‘Micro-sleep’, distraction, a seat-belt left undone — many things that happen inside a vehicle can have far-reaching consequences.
To avert critical driving situations (and possibly accidents), it is planned that cars will in the future use their sensors not simply to monitor the road but also the driver and other passengers.
For this purpose, Bosch has developed a new ‘interior monitoring system’ featuring cameras and artificial intelligence (AI).
Harald Kroeger, a member of the Robert Bosch GmbH board of management, said: “If the car knows what its driver and occupants are doing, driving will become safer.”
The Bosch system may go into production in 2022, when the EU makes safety technology (warning drivers of drowsiness and distraction, for example) a standard feature in new vehicles.
The EU Commission expects that the new safety requirements for vehicles will save more than 25,000 lives by 2038 and help to prevent at least 140,000 severe injuries.
By keeping an eye on what is happening inside the car, it is hoped that a fundamental problem of self-driving cars will be solved.
If responsibility for driving is to be transferred to the driver again after an automated drive on the freeway, the car needs to be sure that the driver is not sleeping, reading the newspaper or writing e-mails on a smartphone.
“At 50kph, a vehicle will cover 42m completely unsupervised if the driver dozes off or looks at their smartphone for just three seconds.
International studies state that nearly one in 10 accidents are caused by distraction or drowsiness, prompting Bosch to develop an interior monitoring system that detects and alerts to this danger and provides driving assistance.”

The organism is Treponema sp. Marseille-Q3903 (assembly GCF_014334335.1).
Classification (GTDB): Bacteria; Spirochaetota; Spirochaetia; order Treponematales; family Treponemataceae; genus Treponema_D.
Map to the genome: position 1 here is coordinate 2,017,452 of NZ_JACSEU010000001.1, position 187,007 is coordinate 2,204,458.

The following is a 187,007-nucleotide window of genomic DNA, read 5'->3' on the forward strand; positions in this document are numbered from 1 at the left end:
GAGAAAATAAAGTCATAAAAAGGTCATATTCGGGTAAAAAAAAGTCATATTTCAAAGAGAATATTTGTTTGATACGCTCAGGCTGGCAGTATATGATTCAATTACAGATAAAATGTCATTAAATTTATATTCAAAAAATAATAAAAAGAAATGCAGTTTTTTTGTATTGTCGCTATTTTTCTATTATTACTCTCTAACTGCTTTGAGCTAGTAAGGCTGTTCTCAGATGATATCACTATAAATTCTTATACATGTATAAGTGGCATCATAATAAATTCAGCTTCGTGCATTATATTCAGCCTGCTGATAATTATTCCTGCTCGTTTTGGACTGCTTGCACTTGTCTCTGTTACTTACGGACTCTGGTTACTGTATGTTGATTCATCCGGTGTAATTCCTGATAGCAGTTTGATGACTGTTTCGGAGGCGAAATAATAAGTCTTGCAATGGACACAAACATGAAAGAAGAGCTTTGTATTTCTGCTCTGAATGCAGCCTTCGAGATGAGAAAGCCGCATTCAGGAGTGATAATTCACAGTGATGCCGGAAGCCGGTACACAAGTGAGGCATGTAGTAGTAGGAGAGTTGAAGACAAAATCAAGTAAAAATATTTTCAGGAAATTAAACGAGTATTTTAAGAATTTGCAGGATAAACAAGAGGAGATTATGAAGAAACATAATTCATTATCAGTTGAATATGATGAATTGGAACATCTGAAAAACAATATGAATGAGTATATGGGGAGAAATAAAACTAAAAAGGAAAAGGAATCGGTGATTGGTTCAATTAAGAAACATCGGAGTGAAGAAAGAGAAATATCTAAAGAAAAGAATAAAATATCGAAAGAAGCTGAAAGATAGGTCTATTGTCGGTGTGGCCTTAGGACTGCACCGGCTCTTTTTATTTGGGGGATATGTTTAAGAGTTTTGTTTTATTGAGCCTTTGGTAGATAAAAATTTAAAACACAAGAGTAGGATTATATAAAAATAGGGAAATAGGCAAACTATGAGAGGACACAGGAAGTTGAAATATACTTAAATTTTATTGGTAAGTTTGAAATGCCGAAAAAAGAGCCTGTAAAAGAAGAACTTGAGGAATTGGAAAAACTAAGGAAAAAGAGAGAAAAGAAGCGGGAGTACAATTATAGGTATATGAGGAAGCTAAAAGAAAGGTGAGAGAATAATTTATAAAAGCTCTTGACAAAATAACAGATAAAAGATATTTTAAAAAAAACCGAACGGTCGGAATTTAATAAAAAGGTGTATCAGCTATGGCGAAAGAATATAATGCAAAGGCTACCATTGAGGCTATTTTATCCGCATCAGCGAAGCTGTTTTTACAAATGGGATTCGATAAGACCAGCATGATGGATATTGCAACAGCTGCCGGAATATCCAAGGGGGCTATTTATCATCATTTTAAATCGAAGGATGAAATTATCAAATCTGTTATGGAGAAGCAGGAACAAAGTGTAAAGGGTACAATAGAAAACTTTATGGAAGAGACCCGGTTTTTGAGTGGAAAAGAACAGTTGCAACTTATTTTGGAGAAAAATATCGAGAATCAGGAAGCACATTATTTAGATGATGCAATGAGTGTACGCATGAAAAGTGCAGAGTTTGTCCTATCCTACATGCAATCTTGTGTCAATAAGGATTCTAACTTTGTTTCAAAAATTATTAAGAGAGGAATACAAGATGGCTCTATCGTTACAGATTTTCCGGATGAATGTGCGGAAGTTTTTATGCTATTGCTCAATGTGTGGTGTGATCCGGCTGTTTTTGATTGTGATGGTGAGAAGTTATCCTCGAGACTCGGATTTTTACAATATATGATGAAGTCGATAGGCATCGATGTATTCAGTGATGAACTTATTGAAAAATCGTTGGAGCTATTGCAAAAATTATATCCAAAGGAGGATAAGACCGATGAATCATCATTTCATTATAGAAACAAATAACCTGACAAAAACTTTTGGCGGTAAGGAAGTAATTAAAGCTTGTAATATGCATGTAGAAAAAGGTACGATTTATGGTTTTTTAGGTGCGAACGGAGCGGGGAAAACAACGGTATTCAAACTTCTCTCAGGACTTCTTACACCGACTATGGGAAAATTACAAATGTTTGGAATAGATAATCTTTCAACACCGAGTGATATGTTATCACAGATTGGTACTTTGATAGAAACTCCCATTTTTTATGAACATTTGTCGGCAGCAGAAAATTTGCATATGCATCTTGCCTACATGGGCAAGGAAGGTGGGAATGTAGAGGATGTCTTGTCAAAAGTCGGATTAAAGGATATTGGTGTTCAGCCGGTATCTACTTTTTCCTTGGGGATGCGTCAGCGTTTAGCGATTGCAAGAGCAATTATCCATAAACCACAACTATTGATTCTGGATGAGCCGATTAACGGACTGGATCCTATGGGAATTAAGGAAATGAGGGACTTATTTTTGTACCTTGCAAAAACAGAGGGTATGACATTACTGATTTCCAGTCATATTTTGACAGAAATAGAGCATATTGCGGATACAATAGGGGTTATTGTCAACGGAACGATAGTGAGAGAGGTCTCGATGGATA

A camera integrated in the steering wheel detects when drivers’ eyelids are getting heavy, when they are distracted, and when they turn their head towards their passenger or the rear seats.
“Thanks to AI, the system draws the right conclusions from this information: it warns inattentive drivers, recommends a break if they are getting tired, or even reduces the speed of the vehicle — depending on the car maker’s wishes, and also on legal requirements.”
The new Bosch (www.bosch.com
) system keeps its eye not only on the driver, but also on all the other passengers, whether next to or behind the driver.
For this purpose, a camera mounted near the rear-view mirror monitors the entire passenger compartment.
It notices a number of situations, such as whether children on the rear seats have unfastened their seat belts, and warns the driver.
It also warns if someone sitting in the back is leaning too far forward, at an angle, or with their feet up on the seat next to them, as the airbags and belt tensioner would not be able to protect them properly in an accident.